Featured, Poetry »

words like heat rose #poem

By | August 4, 2017

 
Oscar Mancinas is a Ph.D. candidate at Arizona State University.

Featured, Poetry »

to know how to call myself beautiful #poem

By | July 28, 2017

Because I could not pull the homesickness
from my clothes with all my teeth,
the skins of foreign cloth dead in my mouth,
I am the savage who tried to sew
a skirt for herself in another man’s english
and wore his eyes, like daisies, in my hair.
A jury of hands to tell me the weight of hair,
to measure my blood and its red homesickness.
Blue eyes and vomit …

Featured, The Takeaway »

Hawaii’s Identity Is Powerful–and Endangered

By | July 26, 2017

America’s youngest state, Hawaii, isn’t known for making Texas-sized boasts about its greatness, or for aggressively pushing its brand on its neighbors, the way that, say, Florida and California do.
Yet Hawaii may have the strongest sense of identity of any U.S. state—a fierce cultural pride and feeling of exceptionalism that flow from its unique island heritage.
That was the premise of a Smithsonian/Zócalo “What It …

Featured, Nexus »

Sorry, Reading Jane Austen Doesn’t Make You a Better Person

By | July 20, 2017

In 2013, Science published a study with the intriguing title, “Reading Literary Fiction Improves Theory of Mind.” The authors (David Comer Kidd and Emanuele Castano) claimed to have proven that literary fiction—not “genre” fiction, not well-written nonfiction, but literary fiction—develops our “theory of mind,” which means our ability to recognize other peoples’ thoughts and feelings. This ability, in the words of the authors, “allows successful …

Featured, Nexus »

Is Our Culture of Empathy Perpetuating Inequality?

By | July 19, 2017

We desperately need more empathy. At least, that’s what we are told—in political rhetoric, in bestselling popular science books, in international development discourse, in feminist and anti-racist activism. Among current political antagonisms, especially the rise of Trumpism, many are worried about the deleterious effects of “empathy erosion.”
Empathy has been touted as a necessary quality in leadership, the solution to a wide range of social …

Featured, Nexus »

No, Empathy Isn’t a Universal Value

By | July 19, 2017

Empathy varies a lot among people, psychological research has found. But it also varies widely among countries and cultures. When my colleagues and I set out to analyze the largest study on empathy ever done—104,365 people from 63 countries—we expected to learn whether the extent to which we tune into others’ emotional cues clearly differs by culture. Instead, we were left with a number of …

Featured, Nexus »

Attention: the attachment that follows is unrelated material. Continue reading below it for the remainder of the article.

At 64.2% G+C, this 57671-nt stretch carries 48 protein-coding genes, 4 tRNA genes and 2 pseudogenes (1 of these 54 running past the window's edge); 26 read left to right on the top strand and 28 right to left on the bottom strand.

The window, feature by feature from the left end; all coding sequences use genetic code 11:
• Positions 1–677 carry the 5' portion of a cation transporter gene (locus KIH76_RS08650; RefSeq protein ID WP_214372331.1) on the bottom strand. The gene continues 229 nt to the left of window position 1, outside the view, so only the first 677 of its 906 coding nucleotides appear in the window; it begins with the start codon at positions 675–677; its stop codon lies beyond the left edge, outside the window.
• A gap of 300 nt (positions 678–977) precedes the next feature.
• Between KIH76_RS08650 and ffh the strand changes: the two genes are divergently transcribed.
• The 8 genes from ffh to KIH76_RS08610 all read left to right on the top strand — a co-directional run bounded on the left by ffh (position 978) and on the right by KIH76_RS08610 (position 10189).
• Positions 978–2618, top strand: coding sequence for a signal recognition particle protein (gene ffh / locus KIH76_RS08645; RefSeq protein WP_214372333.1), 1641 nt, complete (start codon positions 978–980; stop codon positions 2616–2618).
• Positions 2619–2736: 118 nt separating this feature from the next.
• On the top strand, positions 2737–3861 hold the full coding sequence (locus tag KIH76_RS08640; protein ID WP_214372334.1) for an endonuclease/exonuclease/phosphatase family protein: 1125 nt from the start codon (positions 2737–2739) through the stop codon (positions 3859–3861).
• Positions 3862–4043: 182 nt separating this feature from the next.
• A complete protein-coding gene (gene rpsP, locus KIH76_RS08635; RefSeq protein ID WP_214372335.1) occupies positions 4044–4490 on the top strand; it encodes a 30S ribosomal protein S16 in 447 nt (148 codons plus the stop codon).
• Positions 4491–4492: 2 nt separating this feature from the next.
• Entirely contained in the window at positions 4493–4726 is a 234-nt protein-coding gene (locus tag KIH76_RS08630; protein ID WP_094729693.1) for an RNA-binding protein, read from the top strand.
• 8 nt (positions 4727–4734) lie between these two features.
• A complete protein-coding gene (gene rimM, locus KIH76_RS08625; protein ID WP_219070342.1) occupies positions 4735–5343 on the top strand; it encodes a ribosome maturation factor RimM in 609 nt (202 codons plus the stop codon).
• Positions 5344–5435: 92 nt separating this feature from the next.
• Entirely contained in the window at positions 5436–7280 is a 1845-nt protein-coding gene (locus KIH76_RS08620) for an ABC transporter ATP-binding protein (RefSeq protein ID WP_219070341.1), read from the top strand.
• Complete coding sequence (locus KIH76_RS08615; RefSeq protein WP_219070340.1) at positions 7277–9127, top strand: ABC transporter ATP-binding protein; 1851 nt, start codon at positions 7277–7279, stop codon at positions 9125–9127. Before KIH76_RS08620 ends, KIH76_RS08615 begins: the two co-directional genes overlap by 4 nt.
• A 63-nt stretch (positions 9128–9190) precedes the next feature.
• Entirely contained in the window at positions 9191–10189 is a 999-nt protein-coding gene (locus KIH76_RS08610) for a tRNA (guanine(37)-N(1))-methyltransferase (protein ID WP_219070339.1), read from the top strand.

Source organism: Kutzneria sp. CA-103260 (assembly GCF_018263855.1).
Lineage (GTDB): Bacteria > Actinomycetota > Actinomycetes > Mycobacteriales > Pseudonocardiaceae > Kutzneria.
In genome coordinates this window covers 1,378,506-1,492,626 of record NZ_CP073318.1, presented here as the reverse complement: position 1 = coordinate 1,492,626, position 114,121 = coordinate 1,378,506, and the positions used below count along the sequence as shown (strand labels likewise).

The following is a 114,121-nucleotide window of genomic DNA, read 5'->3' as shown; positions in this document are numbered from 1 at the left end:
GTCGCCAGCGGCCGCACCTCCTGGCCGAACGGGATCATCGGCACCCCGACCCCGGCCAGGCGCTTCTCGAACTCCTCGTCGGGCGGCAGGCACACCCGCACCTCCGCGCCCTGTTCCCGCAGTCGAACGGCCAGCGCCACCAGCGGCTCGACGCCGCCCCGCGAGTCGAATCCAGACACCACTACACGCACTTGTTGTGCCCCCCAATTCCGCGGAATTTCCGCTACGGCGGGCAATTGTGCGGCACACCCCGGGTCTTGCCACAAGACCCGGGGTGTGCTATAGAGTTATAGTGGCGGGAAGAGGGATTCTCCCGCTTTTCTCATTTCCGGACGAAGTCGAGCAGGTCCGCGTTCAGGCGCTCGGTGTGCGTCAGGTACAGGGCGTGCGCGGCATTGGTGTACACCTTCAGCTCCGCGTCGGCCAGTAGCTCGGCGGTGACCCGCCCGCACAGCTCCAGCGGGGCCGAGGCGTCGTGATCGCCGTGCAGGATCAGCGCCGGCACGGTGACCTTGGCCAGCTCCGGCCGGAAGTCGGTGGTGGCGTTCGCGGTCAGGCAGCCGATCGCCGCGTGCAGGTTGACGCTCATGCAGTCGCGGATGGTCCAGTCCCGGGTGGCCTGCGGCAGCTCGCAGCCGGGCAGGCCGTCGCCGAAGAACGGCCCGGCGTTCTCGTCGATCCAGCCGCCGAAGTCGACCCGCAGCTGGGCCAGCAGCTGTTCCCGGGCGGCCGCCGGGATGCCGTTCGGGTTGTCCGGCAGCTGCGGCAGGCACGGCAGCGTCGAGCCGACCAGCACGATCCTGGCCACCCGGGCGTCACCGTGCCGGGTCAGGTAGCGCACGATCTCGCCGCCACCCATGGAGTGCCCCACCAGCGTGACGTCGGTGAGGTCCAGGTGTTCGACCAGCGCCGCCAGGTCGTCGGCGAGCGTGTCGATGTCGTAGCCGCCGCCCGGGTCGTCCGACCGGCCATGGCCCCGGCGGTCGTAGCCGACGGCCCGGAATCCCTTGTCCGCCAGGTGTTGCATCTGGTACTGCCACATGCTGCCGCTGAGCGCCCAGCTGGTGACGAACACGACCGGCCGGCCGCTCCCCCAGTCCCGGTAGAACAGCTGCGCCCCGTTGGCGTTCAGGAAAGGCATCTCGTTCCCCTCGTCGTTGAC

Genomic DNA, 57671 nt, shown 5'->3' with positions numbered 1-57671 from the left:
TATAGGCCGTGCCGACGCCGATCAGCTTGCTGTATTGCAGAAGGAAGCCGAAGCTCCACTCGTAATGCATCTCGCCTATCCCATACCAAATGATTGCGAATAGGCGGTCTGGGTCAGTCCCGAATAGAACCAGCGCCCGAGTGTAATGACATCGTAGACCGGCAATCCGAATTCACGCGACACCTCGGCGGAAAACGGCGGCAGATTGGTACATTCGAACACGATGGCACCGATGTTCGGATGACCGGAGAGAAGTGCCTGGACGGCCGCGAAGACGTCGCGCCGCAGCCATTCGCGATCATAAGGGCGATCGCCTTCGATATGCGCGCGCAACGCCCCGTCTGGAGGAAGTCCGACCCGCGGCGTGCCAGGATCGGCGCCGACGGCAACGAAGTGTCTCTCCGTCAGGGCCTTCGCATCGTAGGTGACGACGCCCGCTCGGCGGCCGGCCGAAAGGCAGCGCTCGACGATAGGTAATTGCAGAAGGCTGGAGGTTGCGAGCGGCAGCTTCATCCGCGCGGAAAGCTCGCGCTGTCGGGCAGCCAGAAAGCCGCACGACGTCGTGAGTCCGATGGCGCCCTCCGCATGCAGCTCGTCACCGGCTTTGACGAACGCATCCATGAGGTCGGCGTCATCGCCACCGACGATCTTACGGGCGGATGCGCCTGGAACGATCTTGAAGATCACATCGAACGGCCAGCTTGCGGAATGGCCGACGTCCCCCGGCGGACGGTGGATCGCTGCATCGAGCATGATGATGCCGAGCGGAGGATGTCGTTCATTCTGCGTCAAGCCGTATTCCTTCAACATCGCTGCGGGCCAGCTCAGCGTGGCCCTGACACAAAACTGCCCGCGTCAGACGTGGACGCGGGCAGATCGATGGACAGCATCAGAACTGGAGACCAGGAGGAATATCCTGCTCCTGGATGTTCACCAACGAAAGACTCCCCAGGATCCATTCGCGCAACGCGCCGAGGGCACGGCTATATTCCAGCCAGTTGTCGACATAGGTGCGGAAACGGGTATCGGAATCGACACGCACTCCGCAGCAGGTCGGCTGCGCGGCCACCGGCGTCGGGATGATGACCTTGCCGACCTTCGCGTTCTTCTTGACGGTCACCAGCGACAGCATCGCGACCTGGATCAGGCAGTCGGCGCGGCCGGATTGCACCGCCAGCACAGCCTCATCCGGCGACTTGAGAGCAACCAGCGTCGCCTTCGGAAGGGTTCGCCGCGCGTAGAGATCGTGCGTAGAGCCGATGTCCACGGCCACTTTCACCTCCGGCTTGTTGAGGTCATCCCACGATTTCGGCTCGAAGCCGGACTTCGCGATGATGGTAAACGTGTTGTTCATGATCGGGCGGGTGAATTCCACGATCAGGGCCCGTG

How Our Evolving Understanding of Individual Autonomy Led to Human Rights for All

In Inventing Human Rights: A History, UCLA historian Lynn Hunt traces the modern concept of Human Rights to a series of mid-18th century epistolary novels with a strong first person perspective, including Julie by Jean-Jacques Rousseau and Samuel Richardson’s Pamela and Clarissa. Male and female readers got passionately engrossed in the experience of being “in” the body and position of the heroines of these novels. …

Featured, Nexus »

Empathy’s Evolution in the Human Imagination

By | July 18, 2017

Empathy seems to be one of the most “natural” emotions, but before 1908, no one in the English-speaking world had heard of it.
And when it did appear, “empathy” was a translation from the German Einfühlung, literally “in-feeling,” with the surprising meaning of projecting one’s own feelings into nature and objects of art.
This meaning is strange to us now. But the feeling we call …

Featured »

The Weaponization of Empathy in a Hyper-Connected World

By | July 17, 2017

Every time I go on Facebook I end up staring into the eyes of a puppy. Sometimes it has been mistreated, has a bad case of mange, or worse. Sometimes it’s looking for a home. I feel a tug on my heartstrings: What if I were that homeless puppy? It also makes me feel very important: Only I can save this puppy!
But in real …

Connecting California, Featured, Joe Mathews »

L.A.’s Revelatory Light Rail for Nerds

By | July 17, 2017

My train line is smarter than your train line.
I’m a regular rider of “The Brain Train,” officially known as the Gold Line on the L.A. Metro system’s. The Gold Line is light rail running from the eastern San Gabriel Valley into downtown L.A. and then back out again to East L.A. Along the way, it connects enough smart institutions—from innovative community colleges, to a …

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